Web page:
Google Glass.

I don’t actually know if the implied drama of that two-word paragraph is justified, but then again I didn’t want to bury the lede in this first consideration of a highly anticipated, yet highly controversial, piece of consumer technology.

Mark Skala of Northwestern, who is directing the videos of my lectures for my upcoming Coursera MOOC, had come along, too, looking for some images and some B-roll. And so it was, after refueling at the Starbucks in the main Google building, that we made our way to the world of Glass.

The first question my longtime colleague, digital-advertising visionary Kurt Fliegel, asked when he saw what I was up to on Facebook was straightforward enough:


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Life at the confluence

The prototypical confluence

The prototypical confluence

It was a regular, and solemn, invocation for Monday Night Football in the years when the Pittsburgh Steelers turned up there as often as ABC and the NFL could manage it: Howard Cosell, in his fullest declamatory splendor, telling America that he and we would spend the next several hours “at the confluence of the Al-le-ghe-ny and Mo-non-ga-he-la Rivers” – the origin of the Ohio River, and therefore the very eponym of Three Rivers Stadium.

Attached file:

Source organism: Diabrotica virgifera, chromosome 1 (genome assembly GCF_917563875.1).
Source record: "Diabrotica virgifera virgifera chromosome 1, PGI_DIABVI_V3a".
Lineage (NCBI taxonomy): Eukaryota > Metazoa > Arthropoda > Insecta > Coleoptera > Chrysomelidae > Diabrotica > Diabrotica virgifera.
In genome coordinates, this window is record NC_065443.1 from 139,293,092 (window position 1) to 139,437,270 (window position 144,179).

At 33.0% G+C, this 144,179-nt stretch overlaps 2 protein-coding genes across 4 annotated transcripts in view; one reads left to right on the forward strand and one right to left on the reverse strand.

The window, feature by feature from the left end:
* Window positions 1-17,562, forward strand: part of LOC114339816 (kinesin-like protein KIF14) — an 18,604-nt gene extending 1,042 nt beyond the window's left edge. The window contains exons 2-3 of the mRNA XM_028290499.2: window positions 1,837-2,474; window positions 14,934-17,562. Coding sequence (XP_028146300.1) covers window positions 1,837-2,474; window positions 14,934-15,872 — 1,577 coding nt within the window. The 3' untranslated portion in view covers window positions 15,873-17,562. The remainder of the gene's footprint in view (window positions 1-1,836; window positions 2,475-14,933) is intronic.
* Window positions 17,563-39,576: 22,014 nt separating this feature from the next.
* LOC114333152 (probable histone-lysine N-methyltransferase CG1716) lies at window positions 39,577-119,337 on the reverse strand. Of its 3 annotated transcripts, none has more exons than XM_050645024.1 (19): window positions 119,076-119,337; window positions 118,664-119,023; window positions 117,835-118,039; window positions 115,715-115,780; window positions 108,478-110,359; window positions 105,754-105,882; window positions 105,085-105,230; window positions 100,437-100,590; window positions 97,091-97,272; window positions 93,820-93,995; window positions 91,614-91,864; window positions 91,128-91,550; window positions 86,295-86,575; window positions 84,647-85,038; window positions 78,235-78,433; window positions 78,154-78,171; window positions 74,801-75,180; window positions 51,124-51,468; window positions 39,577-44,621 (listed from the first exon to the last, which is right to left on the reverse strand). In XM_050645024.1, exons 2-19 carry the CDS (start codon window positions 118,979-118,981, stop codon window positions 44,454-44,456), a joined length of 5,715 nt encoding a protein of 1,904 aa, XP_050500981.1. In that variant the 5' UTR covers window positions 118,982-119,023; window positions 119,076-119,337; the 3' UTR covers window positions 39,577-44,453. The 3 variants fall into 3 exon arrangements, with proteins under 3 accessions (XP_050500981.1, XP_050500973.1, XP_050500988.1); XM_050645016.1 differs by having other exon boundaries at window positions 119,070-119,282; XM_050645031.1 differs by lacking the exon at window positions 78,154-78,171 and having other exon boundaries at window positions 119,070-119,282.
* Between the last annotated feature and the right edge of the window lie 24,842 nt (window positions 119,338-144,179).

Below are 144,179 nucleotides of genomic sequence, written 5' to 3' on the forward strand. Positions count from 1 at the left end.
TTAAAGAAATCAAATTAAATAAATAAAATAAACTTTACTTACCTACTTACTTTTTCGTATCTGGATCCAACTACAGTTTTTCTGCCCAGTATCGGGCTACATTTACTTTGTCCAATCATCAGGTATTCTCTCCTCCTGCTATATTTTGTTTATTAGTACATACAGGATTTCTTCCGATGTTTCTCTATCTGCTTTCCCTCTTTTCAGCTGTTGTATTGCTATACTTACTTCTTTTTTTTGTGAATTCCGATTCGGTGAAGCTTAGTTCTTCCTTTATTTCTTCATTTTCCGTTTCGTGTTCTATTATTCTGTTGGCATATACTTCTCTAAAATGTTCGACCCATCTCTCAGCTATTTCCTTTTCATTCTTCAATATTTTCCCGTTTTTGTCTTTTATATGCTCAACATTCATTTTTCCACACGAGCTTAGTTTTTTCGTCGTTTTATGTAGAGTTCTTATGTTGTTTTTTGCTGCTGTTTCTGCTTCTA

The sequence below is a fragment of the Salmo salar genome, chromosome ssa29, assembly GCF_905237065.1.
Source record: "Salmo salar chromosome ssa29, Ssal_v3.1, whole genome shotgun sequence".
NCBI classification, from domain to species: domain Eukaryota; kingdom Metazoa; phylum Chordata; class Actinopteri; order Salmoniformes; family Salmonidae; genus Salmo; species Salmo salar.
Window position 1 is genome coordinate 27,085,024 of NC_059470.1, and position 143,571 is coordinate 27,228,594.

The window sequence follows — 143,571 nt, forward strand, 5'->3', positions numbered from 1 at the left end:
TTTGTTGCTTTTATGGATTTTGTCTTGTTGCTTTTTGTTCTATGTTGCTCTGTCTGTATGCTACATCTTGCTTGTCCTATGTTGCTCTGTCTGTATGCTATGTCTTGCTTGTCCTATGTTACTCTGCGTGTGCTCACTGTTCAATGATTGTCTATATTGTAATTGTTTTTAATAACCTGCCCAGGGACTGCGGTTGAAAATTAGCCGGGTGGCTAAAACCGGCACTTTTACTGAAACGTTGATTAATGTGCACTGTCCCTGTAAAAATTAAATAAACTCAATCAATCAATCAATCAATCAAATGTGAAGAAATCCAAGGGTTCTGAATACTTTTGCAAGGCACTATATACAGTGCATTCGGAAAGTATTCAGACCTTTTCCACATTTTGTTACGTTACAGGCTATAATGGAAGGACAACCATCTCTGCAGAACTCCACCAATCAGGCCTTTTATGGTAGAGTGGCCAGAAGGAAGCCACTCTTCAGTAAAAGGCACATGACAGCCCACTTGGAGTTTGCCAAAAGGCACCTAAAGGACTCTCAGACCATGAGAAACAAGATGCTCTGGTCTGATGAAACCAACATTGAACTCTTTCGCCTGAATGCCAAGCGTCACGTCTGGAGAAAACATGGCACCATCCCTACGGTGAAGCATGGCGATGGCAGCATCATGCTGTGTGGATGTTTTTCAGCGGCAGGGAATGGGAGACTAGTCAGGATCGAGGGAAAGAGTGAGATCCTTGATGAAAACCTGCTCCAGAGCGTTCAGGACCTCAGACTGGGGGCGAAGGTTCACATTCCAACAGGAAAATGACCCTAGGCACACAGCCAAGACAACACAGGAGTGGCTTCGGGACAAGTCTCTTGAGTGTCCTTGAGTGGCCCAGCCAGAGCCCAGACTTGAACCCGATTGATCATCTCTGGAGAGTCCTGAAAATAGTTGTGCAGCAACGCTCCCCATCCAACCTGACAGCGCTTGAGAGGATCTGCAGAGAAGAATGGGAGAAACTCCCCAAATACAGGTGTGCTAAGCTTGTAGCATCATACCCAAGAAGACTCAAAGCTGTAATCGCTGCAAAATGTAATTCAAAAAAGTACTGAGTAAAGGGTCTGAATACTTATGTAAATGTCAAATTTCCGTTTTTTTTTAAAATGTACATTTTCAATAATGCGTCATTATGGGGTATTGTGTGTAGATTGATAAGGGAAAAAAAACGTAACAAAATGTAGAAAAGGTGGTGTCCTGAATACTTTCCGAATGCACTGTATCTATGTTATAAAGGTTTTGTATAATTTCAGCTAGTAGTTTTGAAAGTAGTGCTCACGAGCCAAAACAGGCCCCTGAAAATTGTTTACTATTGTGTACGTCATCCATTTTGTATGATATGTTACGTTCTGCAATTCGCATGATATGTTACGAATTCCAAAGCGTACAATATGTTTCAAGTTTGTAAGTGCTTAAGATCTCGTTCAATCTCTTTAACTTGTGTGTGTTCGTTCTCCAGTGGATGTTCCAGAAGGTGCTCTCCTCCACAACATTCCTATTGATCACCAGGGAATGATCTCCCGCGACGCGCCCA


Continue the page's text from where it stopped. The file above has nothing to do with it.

There are a couple of football games this weekend that don’t include the Steelers, but we are spending the end of January at a confluence nonetheless.  Two mighty rivers of ink are flowing together, inexorably, even as we speak: that which has been spilled in anticipation of the Apple tablet, and that which has been spilled in anticipation of the emergence of a coherent strategy for paid news content on the World Wide Web. For a handy list o’ links that should satisfy your need to drown in either river, visit the Nieman Journalism Lab for Mark Coddington’s week in review.